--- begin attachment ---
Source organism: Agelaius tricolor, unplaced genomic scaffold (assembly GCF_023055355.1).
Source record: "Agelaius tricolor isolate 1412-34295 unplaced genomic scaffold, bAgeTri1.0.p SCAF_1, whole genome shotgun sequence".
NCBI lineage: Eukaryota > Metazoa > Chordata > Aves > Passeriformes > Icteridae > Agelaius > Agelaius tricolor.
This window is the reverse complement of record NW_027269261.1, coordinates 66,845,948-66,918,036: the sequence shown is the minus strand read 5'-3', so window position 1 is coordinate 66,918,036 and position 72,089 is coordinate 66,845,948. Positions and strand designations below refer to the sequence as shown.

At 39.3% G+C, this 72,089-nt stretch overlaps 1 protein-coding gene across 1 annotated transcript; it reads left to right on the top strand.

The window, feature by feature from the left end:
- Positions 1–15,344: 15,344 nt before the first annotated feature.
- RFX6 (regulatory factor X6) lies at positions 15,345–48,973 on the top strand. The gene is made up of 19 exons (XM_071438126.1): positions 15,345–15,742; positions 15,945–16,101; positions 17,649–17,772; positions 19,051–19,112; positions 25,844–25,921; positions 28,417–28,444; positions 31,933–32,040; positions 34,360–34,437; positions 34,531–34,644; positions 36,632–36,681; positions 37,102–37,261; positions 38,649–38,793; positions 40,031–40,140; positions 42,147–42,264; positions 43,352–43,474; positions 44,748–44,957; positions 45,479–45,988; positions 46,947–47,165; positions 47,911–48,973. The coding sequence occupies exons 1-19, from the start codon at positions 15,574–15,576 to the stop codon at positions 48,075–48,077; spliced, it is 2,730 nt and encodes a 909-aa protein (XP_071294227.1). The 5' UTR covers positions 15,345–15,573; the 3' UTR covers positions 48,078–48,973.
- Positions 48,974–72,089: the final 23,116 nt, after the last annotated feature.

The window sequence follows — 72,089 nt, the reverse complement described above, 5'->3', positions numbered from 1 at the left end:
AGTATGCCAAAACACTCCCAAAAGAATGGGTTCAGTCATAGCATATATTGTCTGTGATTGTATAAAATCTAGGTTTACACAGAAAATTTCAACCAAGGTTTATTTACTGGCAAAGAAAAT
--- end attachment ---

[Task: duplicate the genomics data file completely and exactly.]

Source organism: Agelaius tricolor, unplaced genomic scaffold (assembly GCF_023055355.1).
Source record: "Agelaius tricolor isolate 1412-34295 unplaced genomic scaffold, bAgeTri1.0.p SCAF_1, whole genome shotgun sequence".
NCBI lineage: Eukaryota > Metazoa > Chordata > Aves > Passeriformes > Icteridae > Agelaius > Agelaius tricolor.
This window is the reverse complement of record NW_027269261.1, coordinates 66,845,948-66,918,036: the sequence shown is the minus strand read 5'-3', so window position 1 is coordinate 66,918,036 and position 72,089 is coordinate 66,845,948. Positions and strand designations below refer to the sequence as shown.

At 39.3% G+C, this 72,089-nt stretch overlaps 1 protein-coding gene across 1 annotated transcript; it reads left to right on the top strand.

The window, feature by feature from the left end:
- Positions 1–15,344: 15,344 nt before the first annotated feature.
- RFX6 (regulatory factor X6) lies at positions 15,345–48,973 on the top strand. The gene is made up of 19 exons (XM_071438126.1): positions 15,345–15,742; positions 15,945–16,101; positions 17,649–17,772; positions 19,051–19,112; positions 25,844–25,921; positions 28,417–28,444; positions 31,933–32,040; positions 34,360–34,437; positions 34,531–34,644; positions 36,632–36,681; positions 37,102–37,261; positions 38,649–38,793; positions 40,031–40,140; positions 42,147–42,264; positions 43,352–43,474; positions 44,748–44,957; positions 45,479–45,988; positions 46,947–47,165; positions 47,911–48,973. The coding sequence occupies exons 1-19, from the start codon at positions 15,574–15,576 to the stop codon at positions 48,075–48,077; spliced, it is 2,730 nt and encodes a 909-aa protein (XP_071294227.1). The 5' UTR covers positions 15,345–15,573; the 3' UTR covers positions 48,078–48,973.
- Positions 48,974–72,089: the final 23,116 nt, after the last annotated feature.

The window sequence follows — 72,089 nt, the reverse complement described above, 5'->3', positions numbered from 1 at the left end:
AGTATGCCAAAACACTCCCAAAAGAATGGGTTCAGTCATAGCATATATTGTCTGTGATTGTATAAAATCTAGGTTTACACAGAAAATTTCAACCAAGGTTTATTTACTGGCAAAGAAAAT